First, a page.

The name of Charles Finney is legendary amongst students of Revival. He is well known as revivalist, theologian, author, pastor, college professor and reformer. After experiencing a thorough Christian conversion he received a powerful infilling of the Holy Spirit and subsequently became an unusually gifted itinerant evangelist. It is claimed (not by himself) that over half a million people came to Christ through his ministry.
Finney was born the year after Wesley died on 29th August, 1792 in Warren, Connecticut. In 1794 his family moved to New York state, eventually settling at Henderson, near Lake Ontario. Although he received only a brief formal education he decided to study law and joined the practice of a local lawyer, Benjamin Wright. He was also very musical, played the cello and directed the choir at the local Presbyterian Church pastured by Rev. George Gale.
His conversion on October 10th 1821 reads like something out of the book of Acts. Smitten with conviction from Bible reading he decided to ‘settle the question of my soul’s salvation at once, that if it were possible I would make my peace with God.’ (Autobiography) This conviction increased to an unbearable level over the next couple of days and came to an head when he was suddenly confronted with an ‘inward voice.’ He was inwardly questioned about his spiritual condition and finally received revelation about the finished work of Christ and his own need to give up his sins and submit to Christ’s righteousness.
As he sought God in a nearby wood he was overwhelmed with an acute sense of his own wickedness and pride but finally submitted his life to Christ. Back at work that afternoon he was filled with a profound sense of tenderness, sweetness and peace. When work was over and he bade his employer goodnight, he then experienced a mighty baptism in the Holy Spirit, which was recorded as vividly as the day he experienced it, though it was penned some fifty years later. (please refer to his Autobiography, chapter 2 to read this amazing account)
The next morning Finney announced to a customer that he was leaving his law studies to become a preacher of the Gospel.
He was licensed to preach in 1823 and ordained as an evangelist in 1824. His penetrating preaching was quite different from many local ministers and included an obvious attempt to break away from the traditional and, as he saw it, dead, orthodox Calvinism. He married to Lydia Andrews in October 1824 and was also joined by Daniel Nash (1774-1831), known popularly as ‘Father Nash.’ Undoubtedly Nash’s special ministry of prayer played a great part in Finney’s growing success as an evangelist. Things really took off when he preached in his old church, where Rev. Gale still ministered. Numerous converts and critics followed! Similar results were experienced in nearby towns of Rome and Utica. Soon newspapers were reporting his campaigns and he began drawing large crowds with dramatic responses.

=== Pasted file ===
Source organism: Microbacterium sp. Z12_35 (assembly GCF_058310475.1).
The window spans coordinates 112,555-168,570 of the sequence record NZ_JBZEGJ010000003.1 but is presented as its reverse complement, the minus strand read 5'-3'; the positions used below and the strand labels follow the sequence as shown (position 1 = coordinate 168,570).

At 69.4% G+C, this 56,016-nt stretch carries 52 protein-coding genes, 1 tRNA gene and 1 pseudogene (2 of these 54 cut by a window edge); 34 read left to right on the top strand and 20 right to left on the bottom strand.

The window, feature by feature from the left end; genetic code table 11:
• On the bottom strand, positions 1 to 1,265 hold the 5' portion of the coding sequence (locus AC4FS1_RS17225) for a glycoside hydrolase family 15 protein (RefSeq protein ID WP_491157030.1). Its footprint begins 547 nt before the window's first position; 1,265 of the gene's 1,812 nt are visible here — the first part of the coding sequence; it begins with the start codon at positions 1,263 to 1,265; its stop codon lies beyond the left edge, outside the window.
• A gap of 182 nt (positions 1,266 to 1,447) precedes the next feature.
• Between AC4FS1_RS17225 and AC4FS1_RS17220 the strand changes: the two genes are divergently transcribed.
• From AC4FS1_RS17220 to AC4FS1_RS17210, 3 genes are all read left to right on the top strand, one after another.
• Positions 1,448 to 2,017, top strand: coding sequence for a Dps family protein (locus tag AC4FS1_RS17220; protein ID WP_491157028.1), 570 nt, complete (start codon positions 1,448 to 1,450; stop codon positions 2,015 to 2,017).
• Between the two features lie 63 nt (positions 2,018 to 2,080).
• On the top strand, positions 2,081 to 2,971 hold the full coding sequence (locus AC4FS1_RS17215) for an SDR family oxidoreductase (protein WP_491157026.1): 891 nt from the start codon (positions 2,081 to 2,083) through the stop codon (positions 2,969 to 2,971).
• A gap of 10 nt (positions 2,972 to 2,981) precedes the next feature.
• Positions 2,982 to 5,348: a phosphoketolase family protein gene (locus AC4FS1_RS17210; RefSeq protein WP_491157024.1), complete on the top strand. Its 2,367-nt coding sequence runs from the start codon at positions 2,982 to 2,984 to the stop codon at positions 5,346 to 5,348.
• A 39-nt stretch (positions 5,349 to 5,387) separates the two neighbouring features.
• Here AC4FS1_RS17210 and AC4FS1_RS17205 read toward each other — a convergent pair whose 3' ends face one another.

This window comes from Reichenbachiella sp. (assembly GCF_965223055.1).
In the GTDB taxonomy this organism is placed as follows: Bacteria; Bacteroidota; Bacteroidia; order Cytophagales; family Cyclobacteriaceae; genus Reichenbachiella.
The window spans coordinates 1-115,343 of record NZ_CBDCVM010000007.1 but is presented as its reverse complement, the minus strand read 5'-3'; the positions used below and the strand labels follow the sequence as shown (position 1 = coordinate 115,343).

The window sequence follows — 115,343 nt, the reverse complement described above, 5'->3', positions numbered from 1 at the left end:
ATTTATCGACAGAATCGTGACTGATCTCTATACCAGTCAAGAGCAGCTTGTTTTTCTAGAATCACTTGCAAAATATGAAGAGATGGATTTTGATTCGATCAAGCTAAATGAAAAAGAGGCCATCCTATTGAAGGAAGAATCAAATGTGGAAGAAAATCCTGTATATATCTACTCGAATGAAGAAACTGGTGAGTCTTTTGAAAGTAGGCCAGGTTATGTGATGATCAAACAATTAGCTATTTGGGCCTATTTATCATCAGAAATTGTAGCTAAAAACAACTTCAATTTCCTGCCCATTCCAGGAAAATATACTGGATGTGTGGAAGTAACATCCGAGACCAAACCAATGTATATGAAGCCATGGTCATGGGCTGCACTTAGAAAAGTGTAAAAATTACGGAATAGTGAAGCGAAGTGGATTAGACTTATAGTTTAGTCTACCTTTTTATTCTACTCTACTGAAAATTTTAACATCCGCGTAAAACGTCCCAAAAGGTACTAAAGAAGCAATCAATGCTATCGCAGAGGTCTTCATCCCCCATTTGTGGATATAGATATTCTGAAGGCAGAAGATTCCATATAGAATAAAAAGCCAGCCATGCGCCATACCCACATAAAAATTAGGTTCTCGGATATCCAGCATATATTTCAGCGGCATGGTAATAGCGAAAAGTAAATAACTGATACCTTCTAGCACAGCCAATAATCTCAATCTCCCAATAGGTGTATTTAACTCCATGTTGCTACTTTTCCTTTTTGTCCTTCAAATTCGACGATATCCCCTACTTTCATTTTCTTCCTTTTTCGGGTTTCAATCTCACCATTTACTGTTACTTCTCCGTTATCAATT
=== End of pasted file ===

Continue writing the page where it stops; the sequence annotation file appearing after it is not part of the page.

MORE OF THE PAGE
Soon he was preaching in the largest cities of the north with phenomenal results. Campaign after campaign secured thousands of converts.
The high point of Finney’s revival career was reached at Rochester, New York, during his 1830-1 meetings. Shopkeepers closed their businesses and the whole city seemed to centre on the revivalist. Responding to his irresistible logic and passionate arguments many of his converts were lawyers, merchants and those from a higher income and professional status.
Finney openly preached a modified Calvinism, influenced with his own theology of conversion and used what were perceived to be ‘revivalistic techniques.’ These ‘means’ included the use of the anxious bench (a special place for those under conviction), protracted meetings, women allowed to pray in mixed meetings, publicly naming those present resisting God in meetings and the hurried admission of new converts into church membership. Opponents viewed his preaching of the law as ‘scare tactics’ and his persuasive appeals for sinners to come to Christ for salvation were seen as over-emphasising the responsibility of men and ignoring the sovereignty of God.
His theology and practise soon became known as the ‘New Measures’ and attracted many opponents from the Old School Presbyterians led by Asahel Nettleton (himself no stranger to true revival and , the revivalistic Congregationalists headed by Lyman Beecher.
Finney accepted an appointment as pastor of Chatham Street Chapel in New York City in 1832 where he remained until 1837. It was during this time that he delivered a series of sermons published in 1835 as ‘Lectures on Revivals of Religion.’ Here he clearly stated his views regarding revivals being products of the correct use of human means. Such was the controversy that he left the Presbyterian denomination and joined the Congregationalists in 1836.
The next year he became professor of theology at Oberlin College (Ohio) where he taught until his death. He was President here from 1851 until 1866, but still continued regular revival meetings in urban settings (twice in England, 1848, 1851) until 1860. During his stay at Oberlin he produced his, Lectures to Professing Christians (1836), Sermons on Important Subjects (1839) and his famous Memoirs.
There is no doubt that Charles Grandison Finney well-deserves the title ‘The Father of Modern Revivalism.’ He was an evangelistic pioneer whose model was followed by a long line of revivalists from D. L. Moody to Billy Graham. His writing have made a massive impact on the entire evangelical world and particularly the ‘Lectures on Revivals’ which has, arguably, ignited more fires of revival than any other single piece literature in evangelical history.
This ‘Prince of Revivalists’ passed away peacefully at Oberlin on Sunday, 16th August, 1875 aged almost 83 years.
Bibliography: I Will Pour Out My Spirit, R. E. Davies, 1997; Ed: A. Scott Moreau, Baker Evangelical Dictionary of World Missions, 2000; Dictionary of Evangelical Biography 1730-1860, Vol. 1, 1995.